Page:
Nothing works better than good old fashion budgeting when it comes to managing your personal finances. But with the avalanche of budgeting advice available, it can be so overwhelming that you decide you’re better off not trying. For a seriously straight forward budgeting tool, try the 50/30/20 budget rule. Here’s a rundown of what it is and how to use it.
What is the 50/30/20 budget rule?
The 50/30/20 guideline is a straightforward and flexible percentage budget concept which divides your after-tax income into three main buckets. The framework gives you a structured way of approaching your finances and ensuring that you meet your monthly financial commitments. Out of all the budgeting concepts out there, this is arguably the most attractive to financial beginners because it’s easy to understand and use.
So how do you use the 50/30/20 rule? Simply divide your income into these 3 areas: 50% into your Needs, 30% into your Wants and 20% into your Savings.
Who is the 50/30/20 rule for?
It’s for anyone who wants a budgeting tool that’s uncomplicated. The 50/30/20 fits the bill perfectly and you don’t even need to be financially literate to use the framework! It’s as simple as splitting your spending into 3 categories, making it a good stepping stone before bouncing into more complex budgeting techniques later down the track.
How do you define Needs, Wants and Savings?
Start with the question ‘is this expense a non-negotiable and integral to my survival?’. If ‘yes’, then it’s a Need. Some examples include:
- Utilities like electricity, hot water and internet
- Loan repayments like mortgage, car loans, credit cards etc
Wants are your lifestyle choices. They’re ‘nice to haves’ and aren’t expenses you require in order to survive. These would include:
- Dining out
Savings are just that — money set aside to meet your ultimate financial goals. This could be to establish an emergency fund or more long-term plans like buying a home or working towards being financially independent.
Need some help figuring out how much of your income should be in each bucket? This 50/30/20 calculator from Banzai is a helpful tool which allocates your income into each category.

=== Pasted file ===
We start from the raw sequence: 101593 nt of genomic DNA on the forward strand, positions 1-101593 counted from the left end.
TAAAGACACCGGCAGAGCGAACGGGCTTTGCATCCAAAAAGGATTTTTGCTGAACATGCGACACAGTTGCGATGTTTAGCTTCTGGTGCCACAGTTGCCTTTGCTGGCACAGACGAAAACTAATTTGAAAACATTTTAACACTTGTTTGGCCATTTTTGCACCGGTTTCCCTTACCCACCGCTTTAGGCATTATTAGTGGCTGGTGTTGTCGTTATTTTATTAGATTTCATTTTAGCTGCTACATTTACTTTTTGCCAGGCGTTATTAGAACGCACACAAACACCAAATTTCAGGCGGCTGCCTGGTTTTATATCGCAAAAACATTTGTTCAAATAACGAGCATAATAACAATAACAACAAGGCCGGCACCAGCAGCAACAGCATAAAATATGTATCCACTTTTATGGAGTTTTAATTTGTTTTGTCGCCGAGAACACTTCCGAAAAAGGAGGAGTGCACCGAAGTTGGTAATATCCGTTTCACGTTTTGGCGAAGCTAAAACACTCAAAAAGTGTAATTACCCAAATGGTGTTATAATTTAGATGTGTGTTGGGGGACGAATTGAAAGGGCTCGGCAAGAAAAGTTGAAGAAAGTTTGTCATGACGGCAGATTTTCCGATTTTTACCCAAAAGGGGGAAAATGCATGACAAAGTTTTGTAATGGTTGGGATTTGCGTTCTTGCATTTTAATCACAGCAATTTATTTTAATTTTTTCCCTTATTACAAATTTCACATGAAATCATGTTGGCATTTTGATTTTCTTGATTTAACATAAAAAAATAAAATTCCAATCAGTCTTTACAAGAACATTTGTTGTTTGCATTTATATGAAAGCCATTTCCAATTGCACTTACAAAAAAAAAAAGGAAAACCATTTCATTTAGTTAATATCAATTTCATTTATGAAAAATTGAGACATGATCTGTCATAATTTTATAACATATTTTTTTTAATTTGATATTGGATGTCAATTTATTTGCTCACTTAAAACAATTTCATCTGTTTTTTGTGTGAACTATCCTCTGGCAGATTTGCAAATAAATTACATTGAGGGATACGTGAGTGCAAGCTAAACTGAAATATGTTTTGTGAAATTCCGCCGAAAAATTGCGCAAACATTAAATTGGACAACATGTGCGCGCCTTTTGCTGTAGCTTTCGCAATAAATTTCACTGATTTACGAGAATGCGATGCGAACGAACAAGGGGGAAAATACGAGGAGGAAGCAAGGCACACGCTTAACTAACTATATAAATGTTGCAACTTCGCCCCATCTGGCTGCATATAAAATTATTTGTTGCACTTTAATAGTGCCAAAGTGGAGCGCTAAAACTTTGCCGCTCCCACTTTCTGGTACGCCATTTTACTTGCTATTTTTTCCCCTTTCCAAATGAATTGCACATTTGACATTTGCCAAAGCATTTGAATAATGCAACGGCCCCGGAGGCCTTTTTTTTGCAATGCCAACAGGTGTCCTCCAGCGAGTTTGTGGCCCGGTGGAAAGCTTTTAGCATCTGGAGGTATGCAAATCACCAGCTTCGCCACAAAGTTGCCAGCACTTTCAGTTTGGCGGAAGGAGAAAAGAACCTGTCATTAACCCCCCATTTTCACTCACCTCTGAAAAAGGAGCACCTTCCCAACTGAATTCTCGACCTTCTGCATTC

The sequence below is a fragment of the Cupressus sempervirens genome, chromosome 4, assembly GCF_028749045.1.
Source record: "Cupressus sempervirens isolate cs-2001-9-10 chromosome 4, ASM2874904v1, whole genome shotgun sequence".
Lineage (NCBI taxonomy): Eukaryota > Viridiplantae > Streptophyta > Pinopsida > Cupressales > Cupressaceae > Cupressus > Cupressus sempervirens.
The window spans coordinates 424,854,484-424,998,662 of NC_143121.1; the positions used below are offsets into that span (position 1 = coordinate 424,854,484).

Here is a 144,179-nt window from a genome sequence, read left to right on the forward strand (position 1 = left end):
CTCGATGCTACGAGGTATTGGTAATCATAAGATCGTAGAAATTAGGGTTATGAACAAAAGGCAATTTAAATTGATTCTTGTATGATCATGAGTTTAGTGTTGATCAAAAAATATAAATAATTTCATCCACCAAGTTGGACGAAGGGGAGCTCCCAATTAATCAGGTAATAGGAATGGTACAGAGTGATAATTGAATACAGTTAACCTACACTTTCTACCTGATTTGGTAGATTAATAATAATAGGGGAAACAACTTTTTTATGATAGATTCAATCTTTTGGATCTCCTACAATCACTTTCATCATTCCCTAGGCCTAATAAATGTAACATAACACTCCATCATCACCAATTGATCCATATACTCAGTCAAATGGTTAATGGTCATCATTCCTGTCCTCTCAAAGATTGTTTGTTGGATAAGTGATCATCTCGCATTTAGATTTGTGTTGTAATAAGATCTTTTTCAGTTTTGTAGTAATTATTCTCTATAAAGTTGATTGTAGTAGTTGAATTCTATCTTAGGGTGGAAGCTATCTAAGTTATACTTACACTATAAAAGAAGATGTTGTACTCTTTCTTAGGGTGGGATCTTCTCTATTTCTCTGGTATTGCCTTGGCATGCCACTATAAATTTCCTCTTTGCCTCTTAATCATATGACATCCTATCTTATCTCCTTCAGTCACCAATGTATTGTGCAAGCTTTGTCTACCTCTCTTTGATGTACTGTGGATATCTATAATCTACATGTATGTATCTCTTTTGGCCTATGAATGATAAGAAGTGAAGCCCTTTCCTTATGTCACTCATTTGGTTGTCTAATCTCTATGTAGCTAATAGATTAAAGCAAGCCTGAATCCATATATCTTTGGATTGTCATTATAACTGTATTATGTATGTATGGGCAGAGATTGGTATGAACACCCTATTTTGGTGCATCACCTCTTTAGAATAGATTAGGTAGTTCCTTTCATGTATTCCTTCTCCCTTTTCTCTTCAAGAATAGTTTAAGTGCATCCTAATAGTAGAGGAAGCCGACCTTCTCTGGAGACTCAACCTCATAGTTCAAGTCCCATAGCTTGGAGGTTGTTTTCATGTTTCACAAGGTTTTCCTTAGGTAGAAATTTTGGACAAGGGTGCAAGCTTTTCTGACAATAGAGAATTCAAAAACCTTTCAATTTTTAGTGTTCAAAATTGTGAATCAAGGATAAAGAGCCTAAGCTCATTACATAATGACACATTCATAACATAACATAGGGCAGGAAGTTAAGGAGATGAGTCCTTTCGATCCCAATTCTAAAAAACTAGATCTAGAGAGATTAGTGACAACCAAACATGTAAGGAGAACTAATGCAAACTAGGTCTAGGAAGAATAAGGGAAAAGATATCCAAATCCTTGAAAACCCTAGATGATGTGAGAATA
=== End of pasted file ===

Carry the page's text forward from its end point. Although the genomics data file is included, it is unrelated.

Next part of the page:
Where does charity fit into the rule?
Go back to the first question and ask, ‘Is donating a non-negotiable and integral to my survival?’. The answer is very likely to be ‘no’ because donating to charity is a lifestyle choice.
How much out of the 30% Wants bucket you contribute to charity will depend on your individual circumstances. How much of your lifestyle are you willing to go without? How often will your donate? What are the tax implications? These are just a few questions you’ll need to answer before deciding what proportion of the 30% you’ll dedicate to charity.
Is the 50/30/20 budget rule realistic?
Personal finances are situational but there’s no denying that living expenses are skyrocketing. Some will look at this formula and say its not do-able in their situation.
Rather than seeing 50/30/20 as a firm budget rule, use it as a guide to understanding where your money is going. See the 50/30/20 framework as giving you structure and something to loosely aspire towards, as opposed to a stressful rule that you either meet or don’t.
Also know that the 50/30/20 split is flexible and you can adjust the percentage breakdown to suit your financial goals and current circumstances.
Someone living in a big city with big expenses might have a 70/30 breakdown. A student who’s still at home will be able (with some discipline!) to have a higher savings percentage. It all depends on everyone’s individual circumstances and the onus is on you to configure a breakdown that meets your immediate situation and long-term goals.
So what should I be focusing on?
The whole point of budgeting is so that you can increase your savings and achieve your financial objectives faster. Aside from giving you a framework to understand and tackle your expenses, the 50/30/20 tool should also highlight areas in which you can cut spending and save more.
Again, how you’ll meet your saving goals will depend on individual circumstances.
But spending over 50% of your income on Needs is a good rule of thumb to strive towards. Temporarily squeezing budget out of your Wants and Savings buckets with a solid plan to replenish them at a set date is not a bad idea. But continually dipping into those other categories could delay meeting your financial goals. Not to mention that you might be missing out on lifestyle choices that you really enjoy.
If you find yourself spending more than 50% of your income, take a very close look at where it’s all going. Is the majority going to rent? If you’ve been a good renter throughout your lease, speak to your agent/landlord and see if there’s room for movement on rent. Your internet bill costing a fair bit? Bundle your mobile with your internet to see if you can get a better deal. There’s a number of ways to use your dollars more effectively and maximise your savings.